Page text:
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Yes. If you know the derivative of a function you can identify the original function by integrating what you have. During integration constants in the original function cannot be identified as they are eliminated during differentiation. But this is the only way to go about it.
Only integrating the function you can find the original function, or the primitive.
For instance, we know that F'(x) = f(x)
The inverse process is Int f'(x)dx = F(x).
If the function is f(x) = sqrtx /(1+sqrtx) => F(x) = Int f(x)dx
Int f(x)dx = Int sqrtx dx/(1+sqrtx)
We'll substitute 1 + sqrt x = t.
We'll differentiate both sides:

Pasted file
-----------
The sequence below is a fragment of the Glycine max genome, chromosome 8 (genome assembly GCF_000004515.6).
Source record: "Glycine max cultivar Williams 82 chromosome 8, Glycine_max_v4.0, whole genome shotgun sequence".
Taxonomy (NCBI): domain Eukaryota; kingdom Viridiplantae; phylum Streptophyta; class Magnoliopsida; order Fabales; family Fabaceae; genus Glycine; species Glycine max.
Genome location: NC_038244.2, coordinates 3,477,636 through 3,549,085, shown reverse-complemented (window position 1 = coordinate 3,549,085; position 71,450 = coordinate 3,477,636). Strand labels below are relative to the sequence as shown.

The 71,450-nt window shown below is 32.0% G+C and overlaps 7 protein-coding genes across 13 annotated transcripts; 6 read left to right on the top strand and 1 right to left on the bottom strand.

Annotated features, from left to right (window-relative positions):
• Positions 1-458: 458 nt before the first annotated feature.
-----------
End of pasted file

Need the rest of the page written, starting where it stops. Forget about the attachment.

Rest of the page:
dx/2sqrt x = dt
dx = (2sqrt x)dt
But sqrt x = t - 1
dx = 2(t - 1)dt
We'll re-write the integral;
Int f(x)dx = Int 2(t - 1)^2dt/t
We'll expand the square;
Int 2(t - 1)^2dt/t = 2 Int (t^2 - 2t + 1)/t
We'll apply the property of integrals to be additive:
2 Int (t^2 - 2t + 1)/t = 2Int t^2dt/t - 4Int tdt/t + 2Int dt/t
2 Int (t^2 - 2t + 1)/t = 2Int tdt - 4 Int dt + 2Int dt/t
2 Int (t^2 - 2t + 1)/t = 2*t^2/2 - 4t + 2ln|t| + C
We'll simplify and we'll get:
2 Int (t^2 - 2t + 1)/t = t^2 - 4t + 2ln|t| + C
F(x) = (1 + sqrt x)^2 - 4(1 + sqrt x) + ln (1 + sqrt x)^2 + C
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